That the Chancellor, Gordon Brown, decided only shortly before the invasion began to fully back Blair's position on war. Blunkett thinks that Blair would have sacked Brown after the invasion if he had not backed it strongly.

That the British army had no interest in nor plan for policing the areas of Iraq they'd over-run, and thought it wasn't their job to stop the looting that broke out.

What is most surprising to learn from Blunkett's diary, I suppose, is that such a feckless ninny could occupy an important position in the British government, as it conspired with an equally incompetent Bush administration to drag our countries to war.

Crossposted at

Sunday, October 08, 2006

  Partitioning Iraq: the final insult

In its desperation to find anything like a plan for George Bush to follow in Iraq, which might give the appearance of salvaging some tiny thread of his reputation, the "Iraq Study Group" led by the truly vile James Baker is sending out feelers hinting that it might propose partitioning Iraq.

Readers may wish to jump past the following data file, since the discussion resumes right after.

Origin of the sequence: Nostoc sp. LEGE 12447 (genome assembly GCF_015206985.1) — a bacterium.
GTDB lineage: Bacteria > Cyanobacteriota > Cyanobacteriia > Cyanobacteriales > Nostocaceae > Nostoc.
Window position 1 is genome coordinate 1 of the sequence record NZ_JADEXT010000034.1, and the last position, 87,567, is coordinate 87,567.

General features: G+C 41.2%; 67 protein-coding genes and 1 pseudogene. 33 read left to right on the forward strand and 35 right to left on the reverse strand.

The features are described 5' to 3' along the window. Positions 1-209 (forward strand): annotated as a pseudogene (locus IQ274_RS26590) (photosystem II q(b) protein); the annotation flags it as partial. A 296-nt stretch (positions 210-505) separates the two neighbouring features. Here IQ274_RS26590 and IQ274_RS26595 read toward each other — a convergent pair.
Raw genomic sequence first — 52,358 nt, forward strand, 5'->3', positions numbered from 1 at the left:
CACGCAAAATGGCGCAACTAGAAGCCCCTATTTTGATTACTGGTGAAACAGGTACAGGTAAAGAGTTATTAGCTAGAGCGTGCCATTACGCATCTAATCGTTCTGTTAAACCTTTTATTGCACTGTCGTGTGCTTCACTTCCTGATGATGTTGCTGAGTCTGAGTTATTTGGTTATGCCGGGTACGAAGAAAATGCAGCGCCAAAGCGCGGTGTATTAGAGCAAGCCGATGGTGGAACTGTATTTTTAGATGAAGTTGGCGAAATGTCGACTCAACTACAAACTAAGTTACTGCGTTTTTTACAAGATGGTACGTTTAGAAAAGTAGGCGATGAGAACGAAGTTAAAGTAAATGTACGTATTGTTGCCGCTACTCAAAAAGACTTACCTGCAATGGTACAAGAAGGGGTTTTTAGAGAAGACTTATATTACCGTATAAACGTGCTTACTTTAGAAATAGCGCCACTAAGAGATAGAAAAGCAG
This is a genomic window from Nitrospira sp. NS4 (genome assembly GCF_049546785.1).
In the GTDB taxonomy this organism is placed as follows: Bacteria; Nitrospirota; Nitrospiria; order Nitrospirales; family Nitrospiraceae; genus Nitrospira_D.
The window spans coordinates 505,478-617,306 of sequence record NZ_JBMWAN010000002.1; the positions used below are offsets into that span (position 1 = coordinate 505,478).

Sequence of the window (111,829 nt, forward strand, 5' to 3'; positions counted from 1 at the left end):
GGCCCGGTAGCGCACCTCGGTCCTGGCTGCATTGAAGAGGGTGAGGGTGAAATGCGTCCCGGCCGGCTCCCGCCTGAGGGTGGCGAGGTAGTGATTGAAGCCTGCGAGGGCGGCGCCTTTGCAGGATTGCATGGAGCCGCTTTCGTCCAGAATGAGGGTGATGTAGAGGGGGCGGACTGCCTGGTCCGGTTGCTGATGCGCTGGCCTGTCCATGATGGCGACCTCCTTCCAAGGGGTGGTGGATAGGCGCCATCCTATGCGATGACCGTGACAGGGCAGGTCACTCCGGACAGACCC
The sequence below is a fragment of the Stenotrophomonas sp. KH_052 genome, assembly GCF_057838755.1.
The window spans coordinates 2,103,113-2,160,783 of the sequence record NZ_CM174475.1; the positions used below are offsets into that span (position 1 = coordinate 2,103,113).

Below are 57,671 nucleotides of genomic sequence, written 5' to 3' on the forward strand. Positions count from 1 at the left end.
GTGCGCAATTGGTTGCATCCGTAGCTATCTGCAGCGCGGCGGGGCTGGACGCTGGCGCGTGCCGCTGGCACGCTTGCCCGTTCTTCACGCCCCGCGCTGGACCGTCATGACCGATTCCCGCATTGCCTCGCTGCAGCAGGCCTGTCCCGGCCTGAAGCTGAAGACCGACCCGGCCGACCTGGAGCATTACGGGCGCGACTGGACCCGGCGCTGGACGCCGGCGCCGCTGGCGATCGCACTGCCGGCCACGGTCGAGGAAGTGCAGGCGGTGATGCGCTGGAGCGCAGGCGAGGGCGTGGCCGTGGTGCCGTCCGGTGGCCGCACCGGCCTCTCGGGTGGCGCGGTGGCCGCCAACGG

His group will not advise “partition”, but is believed to favour a division of the country that will devolve power and security to the regions, leaving a skeletal national government in Baghdad in charge of foreign affairs, border protection and the distribution of oil revenue.

The Iraqi government will be encouraged to hold a constitutional conference paving the way for greater devolution

The impetus for this horrifically bad proposal, we're told, is the desire to stave off civil war. Even the American public has noticed by now that the Bush administration's cute pronouncements notwithstanding, a civil war began long ago.

What too few Americans know, however, is that a partition is practically impossible on the ground, as things stand for Iraqis now. There are many reasons, but the most important is that nearly half the population of Iraq lives in a few large, ethnically/religiously mixed cities. The brutal campaigns of ethnic cleansing now going on in these cities will be as nothing compared to what will surely come, if the hacks working with Baker on this 'study' group manage to convince Bush to go along with their 'solution'.

That's not to say there can be a solution to the disaster Bush has created. But Baker is looking for something that will allow Bush to save some face, not necessarily for what is advantageous to any or all Iraqis. It has seemed obvious to me, since the existence of the Group was announced, that it would produce some such half-witted 'compromise' rather than face up to the consequences of Bush's failures.